USA Today recently ran a story about the increase in the number of businesses that are firing employees who smoke, or banning employees from smoking even during their private lives away from the office.
The reason given for such corporate behavior was a need to reign in escalating health care costs. In that same vein, the story said that some employers also are targeting employees who are overweight or engage in high-risk activities.
Thankfully, Colorado has a law that prohibits employers from discriminating against employees for engaging in lawful activities outside the workplace.
Title 24, Article 3, Section 402.5 of the Colorado Revised Statues states that “It shall be a discriminatory or unfair employment practice for an employer to terminate the employment of any employee due to that employee’s engaging in any lawful activity off the premises of the employer during nonworking hours ….”
The exceptions are for a “bona fide occupational requirement” or something that is “reasonably and rationally related to the employment activities and responsibilities of a … employee;” or a decision that “is necessary to avoid a conflict of interest with any responsibilities to the employer or the appearance of such a conflict of interest.”
I know I’m probably in the minority, but justifying anything because of rising health care costs just doesn’t sit well with me. Neither does the decision by some companies to charge higher health care premiums to smokers or other designated “unhealthy” groups.
Thankfully, despite engaging in what some employers would consider “unhealthy” lifestyle choices, I’ve managed to remain fairly healthy since graduating from college. I haven’t had to see a doctor for any type of “illness” since the first Bush administration.
Since I haven’t filed any claims, it would be somewhat difficult and even more disingenuous for any employer or health care provider to try to justify raising my premiums because I was adding to their costs. And I don’t remember ever getting any type of refund or discount because I was helping to keep down costs.
In fact, every time a health care premium increased, I’ve had to ante up just like everybody else. Don’t get me wrong, I’m glad coverage has been available for my co-workers and their families who have needed it, but if we’re going to allow employers to single out “undesirable” people for increases, why shouldn’t folks who aren’t contributing to the increases be rewarded?
I don’t ever expect to win that argument. In fact, I really don’t even want to engage in the discussion (I’ve tried it before and always seem to lose miserably, despite the fact that I thought my points were clear, convincing and quite logical).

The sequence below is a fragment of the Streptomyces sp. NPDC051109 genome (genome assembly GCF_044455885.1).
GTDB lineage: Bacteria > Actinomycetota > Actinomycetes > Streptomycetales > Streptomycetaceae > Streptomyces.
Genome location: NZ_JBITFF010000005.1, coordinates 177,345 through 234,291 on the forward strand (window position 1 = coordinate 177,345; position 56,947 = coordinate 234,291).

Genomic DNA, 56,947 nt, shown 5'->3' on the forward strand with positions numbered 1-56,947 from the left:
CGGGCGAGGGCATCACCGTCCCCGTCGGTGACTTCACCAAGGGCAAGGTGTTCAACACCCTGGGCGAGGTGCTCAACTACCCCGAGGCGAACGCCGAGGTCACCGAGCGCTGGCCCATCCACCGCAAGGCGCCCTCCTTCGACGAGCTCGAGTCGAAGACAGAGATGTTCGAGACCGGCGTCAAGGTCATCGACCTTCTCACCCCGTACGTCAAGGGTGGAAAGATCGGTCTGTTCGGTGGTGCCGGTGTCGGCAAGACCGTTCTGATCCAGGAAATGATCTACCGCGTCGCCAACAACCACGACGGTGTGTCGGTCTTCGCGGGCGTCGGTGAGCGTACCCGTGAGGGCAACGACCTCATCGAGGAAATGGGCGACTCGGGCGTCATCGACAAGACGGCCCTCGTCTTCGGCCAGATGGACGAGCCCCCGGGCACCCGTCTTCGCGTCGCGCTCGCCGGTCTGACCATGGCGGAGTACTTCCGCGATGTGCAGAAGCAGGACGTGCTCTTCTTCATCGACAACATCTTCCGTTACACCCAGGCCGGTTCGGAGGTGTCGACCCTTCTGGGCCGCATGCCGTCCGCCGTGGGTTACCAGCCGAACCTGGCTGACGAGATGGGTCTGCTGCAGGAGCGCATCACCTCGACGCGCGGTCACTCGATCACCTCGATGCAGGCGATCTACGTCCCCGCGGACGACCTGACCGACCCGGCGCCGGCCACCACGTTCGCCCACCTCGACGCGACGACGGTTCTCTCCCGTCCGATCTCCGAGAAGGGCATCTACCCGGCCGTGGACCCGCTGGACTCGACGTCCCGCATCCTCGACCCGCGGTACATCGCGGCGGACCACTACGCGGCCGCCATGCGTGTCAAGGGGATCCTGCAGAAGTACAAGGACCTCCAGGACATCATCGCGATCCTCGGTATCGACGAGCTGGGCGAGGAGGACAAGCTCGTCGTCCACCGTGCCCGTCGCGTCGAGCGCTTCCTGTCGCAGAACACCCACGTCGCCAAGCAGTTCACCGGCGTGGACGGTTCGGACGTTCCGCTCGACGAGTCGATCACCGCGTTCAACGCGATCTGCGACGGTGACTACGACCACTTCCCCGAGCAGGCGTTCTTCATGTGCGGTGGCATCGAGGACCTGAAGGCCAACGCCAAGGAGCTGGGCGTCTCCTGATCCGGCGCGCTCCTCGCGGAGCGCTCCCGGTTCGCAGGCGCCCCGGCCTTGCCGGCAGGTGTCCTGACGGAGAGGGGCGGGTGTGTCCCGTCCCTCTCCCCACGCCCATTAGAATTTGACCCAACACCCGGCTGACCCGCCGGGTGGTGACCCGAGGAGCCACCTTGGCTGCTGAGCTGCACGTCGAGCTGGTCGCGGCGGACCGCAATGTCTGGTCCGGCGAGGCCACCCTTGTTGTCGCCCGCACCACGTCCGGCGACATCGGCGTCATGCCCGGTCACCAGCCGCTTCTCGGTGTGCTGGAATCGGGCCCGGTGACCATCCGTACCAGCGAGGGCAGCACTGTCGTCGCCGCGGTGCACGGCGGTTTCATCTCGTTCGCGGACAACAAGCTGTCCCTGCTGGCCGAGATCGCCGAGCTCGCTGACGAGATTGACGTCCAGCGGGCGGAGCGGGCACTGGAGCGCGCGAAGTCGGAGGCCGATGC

What really irks me is that some employers think that they can control every aspect of their employees’ lives. Maybe I became a wee bit too Libertarian during my five years with Freedom’s Rio Grande Valley newspaper group, but people ought to be able to pursue happiness within the bounds of legality during their personal time.
When Dean Wermer told the Delta Chis in the movie “Animal House” that drunk, fat and stupid was no way to go through life, I took it to heart.
But if I want to stuff myself full of Big Macs on a Friday night I should be able to. If I want to have a few beers with friends on a Saturday afternoon, so be it. And if I conclude that poor tobacco farmers’ children deserve to go to college as much as anybody else and I smoke four packs of unfiltered Camels from sunup to sundown on Sunday then why should anybody care?
I don’t want big brother, big government or big business sticking their noses into my personal life and telling me what is acceptable behavior. (Just so there isn’t any confusion here: I’m not referring to my actual big brother, who is perfectly entitled to tell me what to do and when to do it by virtue of his birth-rank, and his being older and wiser, etc.)
If my boss doesn’t want me to smoke or drink at work, I can live with that. It’s his back yard and if I want to work for him I’ll play by his rules while I’m on his time. But telling me or any other employee what we can or can’t do in the privacy of our own homes (as long as no laws are being broken) definitely rubs me the wrong way.
I guess the right to life, liberty and the pursuit of happiness doesn’t apply when you factor in bottom lines and rising health care premiums.
I wonder what the tobacco farmers who were members of the first Continental Congress would say if they were alive today? Who knows, they might just think it was time for a little revolution.
Mike Boyd is editor of the Colorado Springs Business Journal. He can be reached at firstname.lastname@example.org or 634-3223, ext. 206.